The trip to the Synagogue in Dublin was very informative and interesting. After learning a great deal about the Jewish faith in lectures this trip gave me an opportunity to find out about Jewish people in Ireland.
From reading one of the signs on the wall I discovered that the building itself was home to Rachel and Samuel Brown form 1922 to 1931. They were emigrants from Czarist Russia. They met in Europe and by the end of world war one had eventually settled in Dublin. Samuel Brown was also a garment manufacturer.
The main focus of the talk given to us in the Synagogue was based around Jewish origins in Ireland. To my surprise there seems to be numerous accounts and historical evidence to suggest that there was and still is a great deal of Jewish people situated in Ireland. One point I found extremely interesting was that as far back as 1079 Jews were arriving in Ireland. Also, evidence has been found that dates back before biblical times to suggest that some tribes got lost and landed off the west coast of Ireland. Anthropologists were digging on the Arainn Islands where they found skulls, which upon further research were found to match skulls found in Israel and Lebanon.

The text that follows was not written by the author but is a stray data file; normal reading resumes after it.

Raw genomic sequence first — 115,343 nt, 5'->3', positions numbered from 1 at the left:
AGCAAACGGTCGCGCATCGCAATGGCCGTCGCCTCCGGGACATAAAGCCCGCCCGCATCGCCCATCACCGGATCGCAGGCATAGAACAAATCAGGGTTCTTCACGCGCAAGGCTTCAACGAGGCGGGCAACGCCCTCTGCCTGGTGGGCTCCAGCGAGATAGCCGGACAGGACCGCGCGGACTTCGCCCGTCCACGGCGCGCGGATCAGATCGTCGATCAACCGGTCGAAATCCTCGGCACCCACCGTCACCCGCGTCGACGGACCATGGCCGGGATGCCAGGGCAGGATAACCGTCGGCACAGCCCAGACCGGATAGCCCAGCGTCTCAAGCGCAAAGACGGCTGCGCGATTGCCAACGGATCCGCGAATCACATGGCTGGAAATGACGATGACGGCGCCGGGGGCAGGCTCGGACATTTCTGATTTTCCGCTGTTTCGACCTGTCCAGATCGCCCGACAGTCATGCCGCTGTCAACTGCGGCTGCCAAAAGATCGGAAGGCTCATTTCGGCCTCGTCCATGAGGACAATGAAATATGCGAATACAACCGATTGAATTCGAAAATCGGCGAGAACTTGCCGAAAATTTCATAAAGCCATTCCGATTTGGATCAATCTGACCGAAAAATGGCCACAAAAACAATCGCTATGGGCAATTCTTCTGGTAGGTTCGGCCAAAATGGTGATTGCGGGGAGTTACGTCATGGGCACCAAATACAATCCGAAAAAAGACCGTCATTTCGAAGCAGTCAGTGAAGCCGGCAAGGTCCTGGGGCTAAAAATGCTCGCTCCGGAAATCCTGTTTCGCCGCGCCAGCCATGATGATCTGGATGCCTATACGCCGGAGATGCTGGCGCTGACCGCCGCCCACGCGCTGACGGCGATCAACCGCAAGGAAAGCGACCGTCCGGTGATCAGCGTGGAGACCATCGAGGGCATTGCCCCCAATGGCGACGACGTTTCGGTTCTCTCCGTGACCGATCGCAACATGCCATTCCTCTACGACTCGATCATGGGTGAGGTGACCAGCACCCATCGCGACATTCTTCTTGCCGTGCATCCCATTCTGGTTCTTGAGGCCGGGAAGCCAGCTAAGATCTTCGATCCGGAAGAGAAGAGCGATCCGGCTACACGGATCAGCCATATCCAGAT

One point that was made very clear to us during our visit was that Jewish people were not victims of persecution in Ireland. A Jewish man from Portugal even became a Mayor in Ireland. One interesting fact about him was that he was forced into Christianity but then confessed to being a Jew. The lady who gave us the talk, her father in law was also the first Jewish mayor of Dublin in 1957. His son also became mayor of Dublin after his death. One point she made was that these mayors were not elected by only Jews, which, she said proves that “there is religious tolerance and very little anti Semitism in Ireland“. This remark I believe reflects on the history of the Jewish people throughout the world. They are a people who have suffered persecution throughout history. Her remarks about religious tolerance highlight to me just how important the aspect of being accepted in society without prejudice is to the Jewish community.
One interesting legend she told us about was about a young Jewish princess who married an Irish King. One day a year she would disappear up a mountain to fast for about 24 hours. This was known as Yom Kippur in the Jewish faith. Right to this day this mountain is called Mount Kippur.
Overall, the visit to the Synagogue was very engaging and interesting. The main points made during our talk that stood out to me where how Judaism arrived in Ireland many years ago and how it has survived and grown in this small country without any persecution or prejudice. This would make a very enjoyable and educational day trip for any RE class.